CHANGES to tests for learner drivers have been welcomed by Pro Drive's Dave Cullen.
He said the Ipswich driving school was already putting its car instructors into trucks or on bikes so they could teach students safety around different vehicles.
Recently Victorian State MP Jude Perera called for hoons to be exposed to heavy trucks and motorbikes as punishment so they could learn to appreciate other road users.
She was speaking during parliamentary debate on the Road Safety Amendment Bill.
Meanwhile Mr Cullen said he was worried other changes could flip heavy vehicle training on its head with the establishment of competency-based training for all truck licensing.
"We already have competency-based training for B-doubles," Mr Cullen said.
He said he thought that could have contributed to a recent spate of truck crashes.
The Q-Truck model would be something like the Q-Ride system currently in place for motorcycle licensing. Where Queensland Transport currently tests up to HC licences, it would all be able to be done by an assessor like Mr Cullen.
The Queensland Government has confirmed it has joined other states and territories to introduce competency-based training and assessment for heavy vehicle driver licensing and the project was in its early stages.
"The whole thing is wrong," Mr Cullen said of the current B-double training system.
"People don't have a clue what to do. It used to be a 50-hour logbook, but it wasn't policed properly."
"Q-Truck will be a disaster."
Mr Cullen said already people were being signed off to drive B-doubles without being fully competent because the training did not involve loaded trucks.
"Some driving schools are pushing it (Q-Truck). It will relieve pressure on Queensland Transport but I think it will be dangerous," he said.
"They expect us to do our B-double training and teach people in a two-day course to drive in any circumstance. It takes the onus off the government.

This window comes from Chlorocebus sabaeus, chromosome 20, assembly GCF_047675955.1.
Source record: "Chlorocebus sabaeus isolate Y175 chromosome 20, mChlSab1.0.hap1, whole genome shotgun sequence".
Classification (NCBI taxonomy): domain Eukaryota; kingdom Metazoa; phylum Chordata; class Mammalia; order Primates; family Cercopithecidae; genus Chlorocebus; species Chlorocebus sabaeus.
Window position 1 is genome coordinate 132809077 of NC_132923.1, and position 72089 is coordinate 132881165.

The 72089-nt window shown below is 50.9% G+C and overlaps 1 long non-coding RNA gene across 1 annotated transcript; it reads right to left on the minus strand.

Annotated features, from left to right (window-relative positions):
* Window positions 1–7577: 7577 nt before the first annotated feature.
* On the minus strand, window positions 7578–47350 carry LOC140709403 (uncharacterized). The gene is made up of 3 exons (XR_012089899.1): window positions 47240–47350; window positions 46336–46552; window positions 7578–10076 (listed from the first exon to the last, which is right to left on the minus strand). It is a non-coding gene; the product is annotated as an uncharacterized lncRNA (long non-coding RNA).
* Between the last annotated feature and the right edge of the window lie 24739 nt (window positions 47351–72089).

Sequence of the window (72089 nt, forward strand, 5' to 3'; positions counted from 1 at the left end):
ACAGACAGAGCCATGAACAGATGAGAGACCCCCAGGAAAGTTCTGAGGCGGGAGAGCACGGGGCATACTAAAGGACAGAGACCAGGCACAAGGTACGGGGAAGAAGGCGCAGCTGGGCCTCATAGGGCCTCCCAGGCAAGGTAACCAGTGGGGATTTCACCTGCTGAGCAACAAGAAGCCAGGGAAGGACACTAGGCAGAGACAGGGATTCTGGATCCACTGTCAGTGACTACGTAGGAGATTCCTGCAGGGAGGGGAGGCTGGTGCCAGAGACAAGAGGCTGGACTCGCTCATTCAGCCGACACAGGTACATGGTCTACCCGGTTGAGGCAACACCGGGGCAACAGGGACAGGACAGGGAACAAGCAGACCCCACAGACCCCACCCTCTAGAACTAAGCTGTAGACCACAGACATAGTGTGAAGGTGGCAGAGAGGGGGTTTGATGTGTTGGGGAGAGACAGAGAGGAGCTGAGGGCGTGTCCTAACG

"We can give them the basics but a loaded truck handles differently.
"Some people can drive. Others are legally okay, but it's not right. They go from carrying 20 tonne to legally carrying 100 tonne with no experience."
He said the solution was to bring back logbook hours, where drivers could be trained on the job like an apprenticeship.
Mr Cullen said the idea would not be cost effective, but like a growing chorus of truck drivers Big Rigs has talked to, he said it would be the best way to teach new drivers.
He said truck driver training "desperately" needed an overhaul.
"I believe it would be made worse with Q-Truck. We're ready to do it, but I don't think its right," Mr Cullen said.
The current overhauls of the Q-Safe practical driver test are now open for public feedback.
"The industry needs an overhaul," Mr Cullen said.
"Anyone can pass a test in five lessons."
Mr Cullen said he hoped the Q-Safe changes would close up all the loopholes.
He said at this stage if you had a manual car licence you could get an automatic truck licence easily - probably in one day - then you could get into a manual body truck. You would only have a restricted licence to drive it but you could legally drive it loaded.
"That's what's happening. They need to close a whole heap of loopholes," he said.